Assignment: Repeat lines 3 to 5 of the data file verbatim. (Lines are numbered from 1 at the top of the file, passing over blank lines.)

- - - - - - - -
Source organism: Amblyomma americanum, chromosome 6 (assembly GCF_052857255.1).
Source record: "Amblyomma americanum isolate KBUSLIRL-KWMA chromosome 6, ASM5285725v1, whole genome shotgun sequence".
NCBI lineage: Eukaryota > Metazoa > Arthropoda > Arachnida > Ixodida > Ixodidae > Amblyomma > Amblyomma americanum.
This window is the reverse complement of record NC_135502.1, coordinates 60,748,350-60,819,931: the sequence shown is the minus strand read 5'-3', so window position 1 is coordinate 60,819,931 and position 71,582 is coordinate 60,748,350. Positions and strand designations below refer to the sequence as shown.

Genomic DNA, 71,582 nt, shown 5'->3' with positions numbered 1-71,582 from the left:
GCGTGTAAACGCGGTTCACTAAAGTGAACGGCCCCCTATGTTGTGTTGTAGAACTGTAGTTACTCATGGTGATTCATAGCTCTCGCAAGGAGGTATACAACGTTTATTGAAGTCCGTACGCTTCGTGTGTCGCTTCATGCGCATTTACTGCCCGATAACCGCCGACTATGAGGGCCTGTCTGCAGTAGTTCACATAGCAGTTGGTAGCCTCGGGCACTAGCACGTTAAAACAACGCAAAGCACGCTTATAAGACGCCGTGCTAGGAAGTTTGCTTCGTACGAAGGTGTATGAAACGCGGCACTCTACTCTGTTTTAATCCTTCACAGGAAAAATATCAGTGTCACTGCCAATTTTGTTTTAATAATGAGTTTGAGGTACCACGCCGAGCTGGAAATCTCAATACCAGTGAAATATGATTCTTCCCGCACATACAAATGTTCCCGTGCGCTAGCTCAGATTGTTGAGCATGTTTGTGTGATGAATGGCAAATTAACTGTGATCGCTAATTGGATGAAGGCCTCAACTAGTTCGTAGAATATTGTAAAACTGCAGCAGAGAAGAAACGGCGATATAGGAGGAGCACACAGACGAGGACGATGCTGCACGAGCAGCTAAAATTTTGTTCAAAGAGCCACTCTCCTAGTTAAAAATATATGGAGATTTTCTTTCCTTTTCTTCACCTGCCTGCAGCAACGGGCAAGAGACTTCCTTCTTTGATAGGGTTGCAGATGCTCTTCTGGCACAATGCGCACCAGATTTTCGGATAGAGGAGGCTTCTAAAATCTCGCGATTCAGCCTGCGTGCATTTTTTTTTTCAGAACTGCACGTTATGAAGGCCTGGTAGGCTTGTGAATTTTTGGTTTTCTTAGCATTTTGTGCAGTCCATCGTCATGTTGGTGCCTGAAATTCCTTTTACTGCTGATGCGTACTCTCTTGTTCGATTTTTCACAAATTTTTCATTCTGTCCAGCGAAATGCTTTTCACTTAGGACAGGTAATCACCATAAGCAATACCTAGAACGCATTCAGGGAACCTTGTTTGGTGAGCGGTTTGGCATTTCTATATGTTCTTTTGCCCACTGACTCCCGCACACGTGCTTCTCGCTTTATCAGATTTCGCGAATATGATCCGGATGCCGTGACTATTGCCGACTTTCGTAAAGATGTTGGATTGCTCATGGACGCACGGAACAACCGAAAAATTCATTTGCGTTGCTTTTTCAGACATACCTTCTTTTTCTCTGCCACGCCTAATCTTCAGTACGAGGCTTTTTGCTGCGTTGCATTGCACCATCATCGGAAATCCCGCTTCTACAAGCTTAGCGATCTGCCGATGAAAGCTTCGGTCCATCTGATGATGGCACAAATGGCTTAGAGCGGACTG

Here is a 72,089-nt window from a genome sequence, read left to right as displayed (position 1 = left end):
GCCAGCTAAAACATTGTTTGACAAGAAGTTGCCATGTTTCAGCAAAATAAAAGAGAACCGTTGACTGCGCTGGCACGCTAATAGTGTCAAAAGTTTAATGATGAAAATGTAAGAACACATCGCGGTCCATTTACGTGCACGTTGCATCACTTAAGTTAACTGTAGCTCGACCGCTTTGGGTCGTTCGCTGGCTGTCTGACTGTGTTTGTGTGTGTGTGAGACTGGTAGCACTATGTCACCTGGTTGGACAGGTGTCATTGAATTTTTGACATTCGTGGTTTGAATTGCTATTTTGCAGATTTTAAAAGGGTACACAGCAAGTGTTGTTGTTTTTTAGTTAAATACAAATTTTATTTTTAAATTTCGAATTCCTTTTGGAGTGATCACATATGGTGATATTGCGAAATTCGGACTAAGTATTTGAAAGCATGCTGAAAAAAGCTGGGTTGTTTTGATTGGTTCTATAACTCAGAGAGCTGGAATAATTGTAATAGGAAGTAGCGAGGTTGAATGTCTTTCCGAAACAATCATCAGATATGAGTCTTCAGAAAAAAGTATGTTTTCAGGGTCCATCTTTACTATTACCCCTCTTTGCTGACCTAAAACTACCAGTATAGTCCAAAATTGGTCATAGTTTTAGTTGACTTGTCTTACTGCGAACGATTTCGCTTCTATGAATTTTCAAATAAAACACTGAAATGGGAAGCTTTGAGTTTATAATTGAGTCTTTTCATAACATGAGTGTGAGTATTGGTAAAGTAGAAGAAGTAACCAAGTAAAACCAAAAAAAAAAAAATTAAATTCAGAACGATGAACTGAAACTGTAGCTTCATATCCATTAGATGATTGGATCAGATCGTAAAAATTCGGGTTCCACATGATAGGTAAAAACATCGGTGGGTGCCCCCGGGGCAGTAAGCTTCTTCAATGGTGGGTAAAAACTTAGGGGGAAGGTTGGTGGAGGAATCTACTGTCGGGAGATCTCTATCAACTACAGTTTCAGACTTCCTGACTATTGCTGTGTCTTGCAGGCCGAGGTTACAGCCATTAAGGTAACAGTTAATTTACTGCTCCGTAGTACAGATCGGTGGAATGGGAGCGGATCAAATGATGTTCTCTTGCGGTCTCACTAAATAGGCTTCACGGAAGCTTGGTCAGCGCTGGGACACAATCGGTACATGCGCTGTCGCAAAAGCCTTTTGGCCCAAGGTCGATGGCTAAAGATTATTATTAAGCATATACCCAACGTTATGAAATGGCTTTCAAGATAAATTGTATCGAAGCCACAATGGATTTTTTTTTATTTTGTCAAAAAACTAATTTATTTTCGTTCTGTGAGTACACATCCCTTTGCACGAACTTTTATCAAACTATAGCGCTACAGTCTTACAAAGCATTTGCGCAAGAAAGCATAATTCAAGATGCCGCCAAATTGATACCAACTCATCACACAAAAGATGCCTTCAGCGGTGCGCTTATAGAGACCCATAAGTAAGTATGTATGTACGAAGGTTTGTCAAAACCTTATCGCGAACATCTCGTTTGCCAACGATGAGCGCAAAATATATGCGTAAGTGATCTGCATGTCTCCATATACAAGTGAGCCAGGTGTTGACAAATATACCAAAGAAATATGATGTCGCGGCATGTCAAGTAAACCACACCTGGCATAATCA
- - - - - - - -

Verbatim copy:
NCBI lineage: Eukaryota > Metazoa > Arthropoda > Arachnida > Ixodida > Ixodidae > Amblyomma > Amblyomma americanum.
This window is the reverse complement of record NC_135502.1, coordinates 60,748,350-60,819,931: the sequence shown is the minus strand read 5'-3', so window position 1 is coordinate 60,819,931 and position 71,582 is coordinate 60,748,350. Positions and strand designations below refer to the sequence as shown.

Genomic DNA, 71,582 nt, shown 5'->3' with positions numbered 1-71,582 from the left: